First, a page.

In the past when the power went out the husband and I just watched whatever movies we downloaded or could stream on our phones, cuddled up and hoped the power would be on before we woke up. This time, in 2019 things were different, we have a baby to think about.
This February the Seattle area was slammed with “the storm of the century.” Before this we had only lost power twice in our house, both in the summer months. The first time a tree fell, the second time a raccoon had an unfortunate meeting with the transformer. This time however it was like waiting for a fuse to slowly burn, the sheer amount of ice and snow there was no way the trees or the power lines could hold out. Sure enough it was not long before we were without power, which meant no heat with no guess of when it would come back.
I will freely admit that my anxiety got the best of me that night. I was panicked! My husband made a joke about brushing the dog for extra insulation and honest to god I stopped and said “should we?!”
One of the many reasons I love my husband is that he lets me spiral for a little bit to get it out of my system before he tries to bring me down and rationalize with me. So while I was collecting blankets, lighting every candle in the house, angrily yelling about batteries and basically preparing to call the national guard he had texted some of our friends to ask if we could come camp out for the night if we wanted. After a sigh of relief another anxiety twister started. What do we pack? Should we take the dogs? Where will the kid sleep? And then my husband did something out of the ordinary, he looked at me and said “we have this under control, he will be safe, he will be fed, he will be warm…. the power comes back on as Im carrying bags to the car.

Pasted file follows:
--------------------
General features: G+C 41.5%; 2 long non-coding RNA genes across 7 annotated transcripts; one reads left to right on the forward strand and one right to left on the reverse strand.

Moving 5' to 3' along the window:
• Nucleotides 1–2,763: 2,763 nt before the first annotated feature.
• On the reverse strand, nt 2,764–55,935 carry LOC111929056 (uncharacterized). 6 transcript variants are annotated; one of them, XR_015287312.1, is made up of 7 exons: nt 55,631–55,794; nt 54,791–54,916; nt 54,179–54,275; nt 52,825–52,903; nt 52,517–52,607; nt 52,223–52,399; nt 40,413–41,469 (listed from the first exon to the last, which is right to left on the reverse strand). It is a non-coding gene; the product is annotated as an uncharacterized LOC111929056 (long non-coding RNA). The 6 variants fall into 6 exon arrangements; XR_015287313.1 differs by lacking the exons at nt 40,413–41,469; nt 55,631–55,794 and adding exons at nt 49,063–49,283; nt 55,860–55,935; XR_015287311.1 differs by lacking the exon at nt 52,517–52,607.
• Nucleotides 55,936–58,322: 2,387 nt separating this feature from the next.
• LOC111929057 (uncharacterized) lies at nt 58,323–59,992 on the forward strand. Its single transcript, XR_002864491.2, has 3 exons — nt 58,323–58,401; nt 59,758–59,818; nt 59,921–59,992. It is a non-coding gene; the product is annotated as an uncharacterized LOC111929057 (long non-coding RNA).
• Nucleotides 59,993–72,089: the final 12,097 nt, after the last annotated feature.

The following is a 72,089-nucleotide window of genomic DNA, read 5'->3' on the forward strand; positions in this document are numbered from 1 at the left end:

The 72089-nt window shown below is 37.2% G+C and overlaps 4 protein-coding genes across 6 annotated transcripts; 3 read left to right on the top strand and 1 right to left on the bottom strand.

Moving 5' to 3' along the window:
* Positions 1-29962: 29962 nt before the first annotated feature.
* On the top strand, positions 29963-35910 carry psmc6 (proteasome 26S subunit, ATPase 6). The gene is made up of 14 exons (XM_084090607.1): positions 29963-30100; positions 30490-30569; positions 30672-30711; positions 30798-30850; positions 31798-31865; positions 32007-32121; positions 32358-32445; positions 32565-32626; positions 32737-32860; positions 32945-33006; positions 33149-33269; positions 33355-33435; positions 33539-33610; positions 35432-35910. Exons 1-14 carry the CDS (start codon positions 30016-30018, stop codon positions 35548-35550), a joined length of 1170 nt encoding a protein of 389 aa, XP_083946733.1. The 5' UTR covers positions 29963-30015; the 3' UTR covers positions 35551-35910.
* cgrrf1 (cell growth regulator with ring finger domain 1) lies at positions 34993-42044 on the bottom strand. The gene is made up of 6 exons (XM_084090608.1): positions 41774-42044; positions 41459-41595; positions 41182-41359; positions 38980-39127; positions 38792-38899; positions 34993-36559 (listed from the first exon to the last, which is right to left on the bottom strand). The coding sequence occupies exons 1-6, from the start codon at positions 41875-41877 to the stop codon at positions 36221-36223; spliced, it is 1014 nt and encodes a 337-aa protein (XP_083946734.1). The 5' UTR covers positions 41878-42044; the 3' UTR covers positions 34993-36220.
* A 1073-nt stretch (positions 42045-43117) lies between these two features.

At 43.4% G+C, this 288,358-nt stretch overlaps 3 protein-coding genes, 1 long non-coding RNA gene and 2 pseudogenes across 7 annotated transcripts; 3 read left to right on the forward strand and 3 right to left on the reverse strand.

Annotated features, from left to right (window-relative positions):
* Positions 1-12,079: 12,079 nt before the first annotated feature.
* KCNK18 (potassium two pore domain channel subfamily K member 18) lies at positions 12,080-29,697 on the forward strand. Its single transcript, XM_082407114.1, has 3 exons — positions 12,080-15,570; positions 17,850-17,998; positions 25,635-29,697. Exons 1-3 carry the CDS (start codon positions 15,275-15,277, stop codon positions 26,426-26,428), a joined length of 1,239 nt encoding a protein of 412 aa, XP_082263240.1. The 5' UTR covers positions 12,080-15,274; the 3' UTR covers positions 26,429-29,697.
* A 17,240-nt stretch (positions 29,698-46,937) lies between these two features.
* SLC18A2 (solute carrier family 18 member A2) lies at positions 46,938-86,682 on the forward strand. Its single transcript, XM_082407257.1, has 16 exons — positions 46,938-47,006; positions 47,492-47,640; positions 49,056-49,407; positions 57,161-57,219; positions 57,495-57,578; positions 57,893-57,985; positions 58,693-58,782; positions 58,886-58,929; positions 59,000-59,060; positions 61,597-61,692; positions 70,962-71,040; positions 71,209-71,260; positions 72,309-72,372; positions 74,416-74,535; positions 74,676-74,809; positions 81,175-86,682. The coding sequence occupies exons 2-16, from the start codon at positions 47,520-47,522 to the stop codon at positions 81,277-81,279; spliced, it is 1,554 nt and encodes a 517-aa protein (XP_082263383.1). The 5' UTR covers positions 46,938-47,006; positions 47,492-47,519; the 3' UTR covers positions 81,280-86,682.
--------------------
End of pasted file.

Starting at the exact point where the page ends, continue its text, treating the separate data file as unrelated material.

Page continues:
To save my sanity, we went anyway. I have to say our kid was INCREDIBLE, he waited patiently while we packed things up, he slept like a rockstar in his little bassinet. However I was still reeling and I vividly remember every last thing I was freaking out about. The list is as follows:
- How will we keep his equipment charged (his pump has a battery life for 3 day)
- How will we keep him warm (We have soooo many blankets)
- How will we keep his formula cold (ps it is Winter)
- What do we do if we run out of diapers! (I have a 4 wheel drive jeep and grew up driving in much worse snow in Minnesota)
Long story short, I was panicking about things I never had to think about before because with anxiety the unknown is the scariest, the unknown is dangerous and untrustworthy because well, you just don’t know. So while to most it seems like no big deal to most people even the littlest things make a world of difference for someone in a spiral. Little things we don’t think about more than once matter much more in the dark.